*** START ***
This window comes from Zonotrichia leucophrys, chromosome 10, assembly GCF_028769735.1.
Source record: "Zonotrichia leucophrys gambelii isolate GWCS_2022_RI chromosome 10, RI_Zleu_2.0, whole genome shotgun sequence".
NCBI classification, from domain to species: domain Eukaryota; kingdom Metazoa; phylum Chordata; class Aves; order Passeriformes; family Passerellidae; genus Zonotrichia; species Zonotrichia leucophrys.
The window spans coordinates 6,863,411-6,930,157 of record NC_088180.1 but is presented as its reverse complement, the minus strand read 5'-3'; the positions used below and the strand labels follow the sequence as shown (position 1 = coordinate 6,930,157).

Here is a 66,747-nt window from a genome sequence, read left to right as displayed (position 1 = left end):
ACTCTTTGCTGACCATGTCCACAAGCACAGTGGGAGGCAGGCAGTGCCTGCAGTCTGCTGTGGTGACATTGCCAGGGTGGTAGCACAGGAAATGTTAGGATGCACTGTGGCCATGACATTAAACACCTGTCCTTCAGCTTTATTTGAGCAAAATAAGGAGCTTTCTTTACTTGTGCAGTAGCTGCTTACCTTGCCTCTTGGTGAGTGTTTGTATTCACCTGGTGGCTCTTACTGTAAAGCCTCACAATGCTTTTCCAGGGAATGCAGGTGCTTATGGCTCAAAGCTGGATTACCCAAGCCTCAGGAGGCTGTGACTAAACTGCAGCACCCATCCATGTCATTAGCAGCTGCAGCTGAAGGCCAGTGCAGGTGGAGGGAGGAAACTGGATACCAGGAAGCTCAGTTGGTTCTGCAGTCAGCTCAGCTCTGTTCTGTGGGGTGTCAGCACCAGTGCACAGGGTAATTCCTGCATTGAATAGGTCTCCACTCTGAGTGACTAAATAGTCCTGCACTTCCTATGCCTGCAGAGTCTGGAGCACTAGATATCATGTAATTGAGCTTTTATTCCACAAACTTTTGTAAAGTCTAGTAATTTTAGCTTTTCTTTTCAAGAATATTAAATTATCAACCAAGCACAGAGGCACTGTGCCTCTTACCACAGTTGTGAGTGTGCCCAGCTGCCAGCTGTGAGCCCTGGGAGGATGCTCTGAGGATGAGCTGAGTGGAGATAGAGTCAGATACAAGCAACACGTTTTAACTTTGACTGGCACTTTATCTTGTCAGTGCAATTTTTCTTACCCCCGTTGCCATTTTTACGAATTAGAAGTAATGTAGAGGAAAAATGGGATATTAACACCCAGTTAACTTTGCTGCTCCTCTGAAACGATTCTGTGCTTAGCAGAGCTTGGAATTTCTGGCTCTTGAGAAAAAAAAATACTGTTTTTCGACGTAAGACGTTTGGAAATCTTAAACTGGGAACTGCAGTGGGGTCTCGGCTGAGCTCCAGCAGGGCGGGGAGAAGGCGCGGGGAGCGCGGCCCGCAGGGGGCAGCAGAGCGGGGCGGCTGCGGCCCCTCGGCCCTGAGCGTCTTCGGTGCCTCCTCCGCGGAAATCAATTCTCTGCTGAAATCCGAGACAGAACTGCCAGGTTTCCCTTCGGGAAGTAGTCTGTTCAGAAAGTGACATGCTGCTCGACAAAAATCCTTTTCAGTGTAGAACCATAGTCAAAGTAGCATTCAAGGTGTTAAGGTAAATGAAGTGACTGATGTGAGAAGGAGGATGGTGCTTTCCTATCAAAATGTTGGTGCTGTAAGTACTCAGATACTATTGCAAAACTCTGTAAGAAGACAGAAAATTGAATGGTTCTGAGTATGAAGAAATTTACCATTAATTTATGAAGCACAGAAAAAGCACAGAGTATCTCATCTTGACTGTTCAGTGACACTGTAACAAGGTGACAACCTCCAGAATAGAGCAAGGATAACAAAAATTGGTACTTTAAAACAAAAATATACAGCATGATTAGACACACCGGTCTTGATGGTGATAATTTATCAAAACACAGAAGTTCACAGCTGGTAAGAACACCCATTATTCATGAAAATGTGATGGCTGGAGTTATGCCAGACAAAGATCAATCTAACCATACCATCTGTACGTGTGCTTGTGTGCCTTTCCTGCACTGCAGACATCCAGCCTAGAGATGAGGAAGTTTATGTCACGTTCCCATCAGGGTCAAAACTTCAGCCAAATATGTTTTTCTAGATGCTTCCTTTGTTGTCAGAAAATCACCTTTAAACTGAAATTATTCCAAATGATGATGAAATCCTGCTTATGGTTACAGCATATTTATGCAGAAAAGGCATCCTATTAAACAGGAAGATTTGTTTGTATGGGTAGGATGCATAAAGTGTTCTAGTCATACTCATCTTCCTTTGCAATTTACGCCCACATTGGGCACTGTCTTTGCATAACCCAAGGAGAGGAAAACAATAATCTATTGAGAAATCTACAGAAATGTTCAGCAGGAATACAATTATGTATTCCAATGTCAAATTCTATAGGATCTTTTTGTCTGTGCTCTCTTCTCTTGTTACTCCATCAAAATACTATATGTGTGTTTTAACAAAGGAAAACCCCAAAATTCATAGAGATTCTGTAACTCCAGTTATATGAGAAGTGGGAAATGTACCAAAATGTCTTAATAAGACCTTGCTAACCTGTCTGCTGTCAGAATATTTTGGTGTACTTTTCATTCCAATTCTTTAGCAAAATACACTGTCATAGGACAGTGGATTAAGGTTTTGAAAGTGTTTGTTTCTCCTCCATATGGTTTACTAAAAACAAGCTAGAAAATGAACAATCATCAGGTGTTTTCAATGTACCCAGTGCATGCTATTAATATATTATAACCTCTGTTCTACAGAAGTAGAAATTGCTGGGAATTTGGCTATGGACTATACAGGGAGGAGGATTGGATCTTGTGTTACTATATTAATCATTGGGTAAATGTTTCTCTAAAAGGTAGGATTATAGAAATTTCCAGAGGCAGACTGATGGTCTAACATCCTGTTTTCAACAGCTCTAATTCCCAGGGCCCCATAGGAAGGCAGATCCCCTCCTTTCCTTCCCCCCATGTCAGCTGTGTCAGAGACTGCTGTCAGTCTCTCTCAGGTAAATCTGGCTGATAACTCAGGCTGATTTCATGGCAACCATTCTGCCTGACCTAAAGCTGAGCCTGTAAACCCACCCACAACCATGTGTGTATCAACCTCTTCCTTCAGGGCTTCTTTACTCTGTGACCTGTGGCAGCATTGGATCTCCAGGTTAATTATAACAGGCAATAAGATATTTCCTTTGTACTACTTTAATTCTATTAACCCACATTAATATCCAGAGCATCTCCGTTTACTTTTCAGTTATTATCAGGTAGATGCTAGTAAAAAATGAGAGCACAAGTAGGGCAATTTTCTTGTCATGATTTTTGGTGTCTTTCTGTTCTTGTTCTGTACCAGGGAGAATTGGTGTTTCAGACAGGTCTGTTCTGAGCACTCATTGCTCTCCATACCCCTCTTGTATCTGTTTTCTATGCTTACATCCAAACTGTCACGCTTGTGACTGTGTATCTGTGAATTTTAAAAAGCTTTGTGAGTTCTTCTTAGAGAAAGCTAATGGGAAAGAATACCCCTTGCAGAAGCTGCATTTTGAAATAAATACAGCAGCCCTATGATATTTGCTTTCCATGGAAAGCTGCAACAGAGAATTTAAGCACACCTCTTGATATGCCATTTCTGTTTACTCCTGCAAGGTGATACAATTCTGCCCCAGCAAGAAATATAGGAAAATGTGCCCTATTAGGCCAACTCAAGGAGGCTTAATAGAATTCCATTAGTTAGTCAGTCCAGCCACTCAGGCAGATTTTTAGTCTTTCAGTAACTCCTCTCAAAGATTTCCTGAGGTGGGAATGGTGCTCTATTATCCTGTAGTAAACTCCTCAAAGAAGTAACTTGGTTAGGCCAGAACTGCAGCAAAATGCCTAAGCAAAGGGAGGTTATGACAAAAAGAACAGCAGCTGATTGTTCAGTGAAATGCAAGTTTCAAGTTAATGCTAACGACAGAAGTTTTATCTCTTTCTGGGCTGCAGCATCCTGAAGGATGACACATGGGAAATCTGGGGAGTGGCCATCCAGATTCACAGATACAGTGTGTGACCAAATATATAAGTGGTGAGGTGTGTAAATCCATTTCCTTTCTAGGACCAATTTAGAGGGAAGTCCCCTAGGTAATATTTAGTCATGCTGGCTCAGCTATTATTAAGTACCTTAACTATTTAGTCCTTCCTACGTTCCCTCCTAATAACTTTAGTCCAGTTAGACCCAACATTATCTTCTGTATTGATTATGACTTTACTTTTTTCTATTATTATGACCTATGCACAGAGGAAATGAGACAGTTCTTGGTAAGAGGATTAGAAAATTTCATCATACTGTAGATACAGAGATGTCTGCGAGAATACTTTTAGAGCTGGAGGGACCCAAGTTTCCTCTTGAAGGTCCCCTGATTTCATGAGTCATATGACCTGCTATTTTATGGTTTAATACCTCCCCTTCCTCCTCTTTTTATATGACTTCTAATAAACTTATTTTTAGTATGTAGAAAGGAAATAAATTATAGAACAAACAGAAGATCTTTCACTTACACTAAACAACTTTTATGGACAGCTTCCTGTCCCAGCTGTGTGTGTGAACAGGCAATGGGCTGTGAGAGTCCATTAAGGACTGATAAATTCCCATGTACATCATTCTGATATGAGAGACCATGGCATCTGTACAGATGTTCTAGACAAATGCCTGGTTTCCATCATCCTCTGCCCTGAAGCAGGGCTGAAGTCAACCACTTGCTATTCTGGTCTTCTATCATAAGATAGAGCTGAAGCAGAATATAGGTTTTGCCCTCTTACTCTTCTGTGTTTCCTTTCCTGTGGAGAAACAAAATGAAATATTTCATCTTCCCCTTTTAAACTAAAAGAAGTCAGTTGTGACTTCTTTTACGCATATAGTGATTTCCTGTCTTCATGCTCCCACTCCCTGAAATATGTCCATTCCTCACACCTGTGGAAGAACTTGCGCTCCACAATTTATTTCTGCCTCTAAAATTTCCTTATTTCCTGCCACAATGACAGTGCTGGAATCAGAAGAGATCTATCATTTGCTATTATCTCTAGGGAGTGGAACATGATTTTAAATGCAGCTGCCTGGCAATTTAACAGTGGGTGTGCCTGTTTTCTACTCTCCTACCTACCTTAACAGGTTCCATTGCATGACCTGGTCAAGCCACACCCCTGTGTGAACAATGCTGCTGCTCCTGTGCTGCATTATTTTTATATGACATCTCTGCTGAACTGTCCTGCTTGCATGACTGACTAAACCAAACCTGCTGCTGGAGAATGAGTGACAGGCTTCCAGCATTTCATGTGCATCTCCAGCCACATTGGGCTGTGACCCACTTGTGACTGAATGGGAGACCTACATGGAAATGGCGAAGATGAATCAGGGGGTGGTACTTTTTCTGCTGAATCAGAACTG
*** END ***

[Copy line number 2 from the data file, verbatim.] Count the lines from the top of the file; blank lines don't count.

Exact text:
Source record: "Zonotrichia leucophrys gambelii isolate GWCS_2022_RI chromosome 10, RI_Zleu_2.0, whole genome shotgun sequence".